The patient is a small woman with thick white hair who grew up on the island of Roatan, off the coast of Honduras. She has an Island accent, but her speech is so hushed it’s hard to hear. Twice a week she spends the day at an adult care center in Hillsborough County. Otherwise, she lives with her daughter, of which she had two. In her youth, she worked for the Delmonte fruit corporation. She sits with marked stooped posture in her chair. A member of her family has brought her to the clinic for a professional consult on what likely ails her. Past documentation from an MRI noted the patient harbors a calcified meningioma. The doctor says these are quite common. Women have them more often than men, and many do not produce symptoms. The image of the patient’s brain revealed moderate diffuse atrophy and medial temporal lobe atrophy, an Alzheimer- like neuroimage.
The family member and patient note the stooped appearance began approximately three years ago when the patient’s spouse passed away. The physician inquires whether stress from the death event amplified the patient’s symptoms; the patient agrees, nodding her head.
On physical examination, the specialist finds the patient has limited ability to move her eyes upward and downward, suggestive of an atypical parkinson syndrome known as progressive supranuclear palsy PSP). When manipulating the patient’s head he notes the older woman has moderate axial rigidity. Lack of downward gaze usually causes patients to become more erect in posture, so they are looking down the length of their nose; the patient lacks the standard posture of someone with PSP. When asking the patient to perform fine hand movements he notes she has difficulty. When she concentrates, her chin has a fine tremor. Due to the difficulty she has, the doctor performs a mini- mental test. Of a possible 30 points for a perfect score, the patient had trouble with several items including the date, year and day of the week. Her total score is 4/30, denoting the patient suffers from dementia.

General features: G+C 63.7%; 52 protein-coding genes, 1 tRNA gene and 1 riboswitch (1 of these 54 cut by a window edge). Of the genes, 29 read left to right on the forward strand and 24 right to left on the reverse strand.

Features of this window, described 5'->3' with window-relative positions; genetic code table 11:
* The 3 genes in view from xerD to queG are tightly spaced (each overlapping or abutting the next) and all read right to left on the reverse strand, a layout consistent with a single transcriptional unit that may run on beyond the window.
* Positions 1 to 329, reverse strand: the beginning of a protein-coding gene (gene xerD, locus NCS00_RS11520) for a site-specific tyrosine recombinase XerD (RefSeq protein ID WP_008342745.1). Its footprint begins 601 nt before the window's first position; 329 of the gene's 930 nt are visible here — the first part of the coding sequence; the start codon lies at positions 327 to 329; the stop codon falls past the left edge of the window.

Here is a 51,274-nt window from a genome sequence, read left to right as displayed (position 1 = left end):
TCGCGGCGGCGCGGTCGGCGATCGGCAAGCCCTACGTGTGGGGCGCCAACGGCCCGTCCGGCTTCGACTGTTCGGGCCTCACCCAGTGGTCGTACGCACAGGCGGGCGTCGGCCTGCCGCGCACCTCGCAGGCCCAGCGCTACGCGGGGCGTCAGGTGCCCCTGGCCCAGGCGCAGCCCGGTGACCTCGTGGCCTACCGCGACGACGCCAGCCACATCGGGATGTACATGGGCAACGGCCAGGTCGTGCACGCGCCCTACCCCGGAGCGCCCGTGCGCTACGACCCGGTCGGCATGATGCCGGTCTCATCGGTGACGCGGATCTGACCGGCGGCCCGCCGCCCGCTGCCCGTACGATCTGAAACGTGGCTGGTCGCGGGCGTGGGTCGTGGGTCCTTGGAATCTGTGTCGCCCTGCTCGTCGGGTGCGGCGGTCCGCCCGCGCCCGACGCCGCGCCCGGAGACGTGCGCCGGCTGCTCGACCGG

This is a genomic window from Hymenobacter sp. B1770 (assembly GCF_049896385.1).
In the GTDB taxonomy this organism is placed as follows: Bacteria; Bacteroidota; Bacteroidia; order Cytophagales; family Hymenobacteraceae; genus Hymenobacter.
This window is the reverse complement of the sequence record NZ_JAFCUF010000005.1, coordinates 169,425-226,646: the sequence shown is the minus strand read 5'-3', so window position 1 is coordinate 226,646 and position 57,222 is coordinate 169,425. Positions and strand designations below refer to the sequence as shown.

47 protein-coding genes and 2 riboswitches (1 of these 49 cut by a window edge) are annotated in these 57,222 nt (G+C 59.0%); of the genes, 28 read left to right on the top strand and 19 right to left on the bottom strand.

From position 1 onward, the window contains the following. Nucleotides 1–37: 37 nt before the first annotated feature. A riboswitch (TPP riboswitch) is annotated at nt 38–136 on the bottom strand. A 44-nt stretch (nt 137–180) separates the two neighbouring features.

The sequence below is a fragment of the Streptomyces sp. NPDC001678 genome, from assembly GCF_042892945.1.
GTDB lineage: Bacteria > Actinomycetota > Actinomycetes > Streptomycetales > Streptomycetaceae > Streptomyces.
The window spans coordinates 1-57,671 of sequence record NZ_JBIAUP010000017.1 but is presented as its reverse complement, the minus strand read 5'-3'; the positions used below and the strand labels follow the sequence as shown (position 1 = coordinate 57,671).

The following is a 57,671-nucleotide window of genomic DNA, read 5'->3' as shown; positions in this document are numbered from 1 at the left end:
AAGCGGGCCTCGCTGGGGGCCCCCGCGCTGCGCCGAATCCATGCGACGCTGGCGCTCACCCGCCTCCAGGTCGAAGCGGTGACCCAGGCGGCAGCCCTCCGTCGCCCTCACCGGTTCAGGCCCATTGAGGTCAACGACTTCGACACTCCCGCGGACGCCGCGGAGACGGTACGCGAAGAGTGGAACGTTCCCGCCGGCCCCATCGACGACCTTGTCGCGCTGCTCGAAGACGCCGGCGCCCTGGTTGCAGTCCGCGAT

This is a small revelation to the family member, who concedes, the patient has been having hallucinations, especially after watching a lot of television. The doctor notes he would like to have the patient begin physical therapy and a trial of Sinemet, to see whether she receives any benefit from the medication. In benefit, the patient should become looser in her body movements, and have enhanced capacity for performing small hand motions, like buttoning a shirt. He begins a chart of increasing dosage of Sinemet, noting that it is a staircase, they can go up a step and they can also retreat a step. He says he would like to give them a prescription for the medication Seroquel, with several reservations. Sinemet can bring on hallucinations, especially in someone who is demented. They will use Seroquel in combination with Sinemet to thwart visual hallucinations and to improve sleep. Seroquel given at night will help the patient sleep better, and reset the REM cycle, he urges the patient and family member to begin both doses small, gradually working towards higher doses.
The doctor would like the patient to return in four months time, though they may call if they have questions. The member of the family notes the patient woke with a urinary tract infection one morning, and it was only discovered because she was unable to rise from bed. She ran no fever because her body did not react to the infection. This is common the physician notes, when the brain no longer receives signals from the body.


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